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Sending in the bailiffs… no longer an option for landlords

Sending in the bailiffs… no longer an option for landlords

The current lockdown has effectively resulted in the closure of the UK high street and this has led to less than half of the commercial rent being paid.

This is a 28.3% reduction on the preceding year according to the COVID 19 Rent Collection Impact Report from property management platform Re-Leased.

We have seen various tactics being utilised by landlords to seek to recoup unpaid rent including serving statutory demands and issuing Notices of Enforcement to utilise the Commercial Rent Arrears Recovery process (“CRAR”). It is no wonder that the Government has introduced a range of temporary measures to seek to prevent aggressive rent collection tactics by landlords.

What has changed?

On 24 April 2020, the Taking Control of Goods and Certification of Enforcement Agents (Amendment) (Coronavirus) Regulations 2020 (“the 2020 Regulations”) came into force and lasts until 30 June 2020. In a nutshell, the 2020 Regulations restricts the landlord’s use of CRAR unless there is 90 days’ of unpaid rent owing. The law previously allowed landlords to utilise CRAR if only seven days’ of unpaid rent was owing.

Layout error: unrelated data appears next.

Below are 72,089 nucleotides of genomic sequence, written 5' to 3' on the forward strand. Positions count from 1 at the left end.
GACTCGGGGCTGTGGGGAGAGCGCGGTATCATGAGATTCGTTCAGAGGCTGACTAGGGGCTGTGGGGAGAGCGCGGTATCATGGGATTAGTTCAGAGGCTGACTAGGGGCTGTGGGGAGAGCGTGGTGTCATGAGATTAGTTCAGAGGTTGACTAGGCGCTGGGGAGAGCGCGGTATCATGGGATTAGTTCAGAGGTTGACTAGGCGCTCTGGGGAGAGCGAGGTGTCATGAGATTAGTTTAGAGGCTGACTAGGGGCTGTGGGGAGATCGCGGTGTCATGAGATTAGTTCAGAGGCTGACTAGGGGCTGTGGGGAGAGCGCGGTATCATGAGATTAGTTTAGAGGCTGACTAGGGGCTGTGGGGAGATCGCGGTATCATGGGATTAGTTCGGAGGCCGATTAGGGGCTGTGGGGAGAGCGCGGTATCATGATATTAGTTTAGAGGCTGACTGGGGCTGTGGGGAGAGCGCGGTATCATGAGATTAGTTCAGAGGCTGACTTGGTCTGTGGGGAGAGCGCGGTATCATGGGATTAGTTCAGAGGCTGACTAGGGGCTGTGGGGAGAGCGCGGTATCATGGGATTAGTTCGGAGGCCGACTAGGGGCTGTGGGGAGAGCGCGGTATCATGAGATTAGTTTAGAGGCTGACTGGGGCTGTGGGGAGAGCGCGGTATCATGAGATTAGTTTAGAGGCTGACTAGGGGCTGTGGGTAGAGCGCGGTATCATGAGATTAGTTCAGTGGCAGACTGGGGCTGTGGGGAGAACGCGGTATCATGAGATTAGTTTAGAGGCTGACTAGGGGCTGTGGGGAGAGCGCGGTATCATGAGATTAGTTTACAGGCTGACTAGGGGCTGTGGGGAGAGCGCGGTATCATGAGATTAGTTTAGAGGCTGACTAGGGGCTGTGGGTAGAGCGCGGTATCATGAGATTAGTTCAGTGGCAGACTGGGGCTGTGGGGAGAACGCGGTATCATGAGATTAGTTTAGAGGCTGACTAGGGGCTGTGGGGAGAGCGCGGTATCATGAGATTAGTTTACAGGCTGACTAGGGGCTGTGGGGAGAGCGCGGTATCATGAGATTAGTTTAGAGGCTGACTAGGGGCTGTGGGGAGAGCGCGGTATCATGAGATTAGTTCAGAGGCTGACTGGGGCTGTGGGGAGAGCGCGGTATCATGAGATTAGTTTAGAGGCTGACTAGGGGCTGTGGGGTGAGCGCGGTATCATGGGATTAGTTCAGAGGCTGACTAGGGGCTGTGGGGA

What does this mean for me?

If then you are a tenant that pays your rent monthly and your landlord has served a Notice of Enforcement upon you for unpaid rent for March (31 days) and/or April 2020 (30 days for April or 61 days for March and April in total), that notice is invalid. A landlord cannot utilise CRAR for sums of rent owing for less than 90 days.

This change is likely to benefit those tenants who pay rent on a monthly basis, as it provides them with more time to pay. However, for those who pay rent on a quarterly basis, we ascertain that if tenants can pay a small proportion of the rent, so that the sum in arrears is always less than 90 days’ worth of rent, this should prevent the use of CRAR by your landlord entirely under these temporary changes.

If you are served with a Notice of Enforcement, it is important to check that Notice to ensure it adheres to the restrictions imposed by the 2020 Regulations. Furthermore, even though landlords may not be able to enter your premises to take control of goods at the present time (e.g. if your business is closed), once a Notice of Enforcement expires, landlords can wait until premises re-open to take control of your goods. That is why it is key to check the validity of any Notices served upon you and take appropriate steps to dispute the same if they are invalid.

Tenants should watch out for rent that becomes due in June 2020, because the 2020 Regulations come to an end on 30 June 2020 and unless extended, landlords will be able to utilise CRAR in the usual way from 1 July 2020.

Contact us
We can help and advise you in these difficult situations but time is of the essence.  We have developed a tailored fixed fee service to guide on your options.

Please contact Martin Edwards or Justine Ball for further information on another member of the property litigation team in your local office.

For more details or for more general business advice in relation to coronavirus visit our dedicated resource hub.

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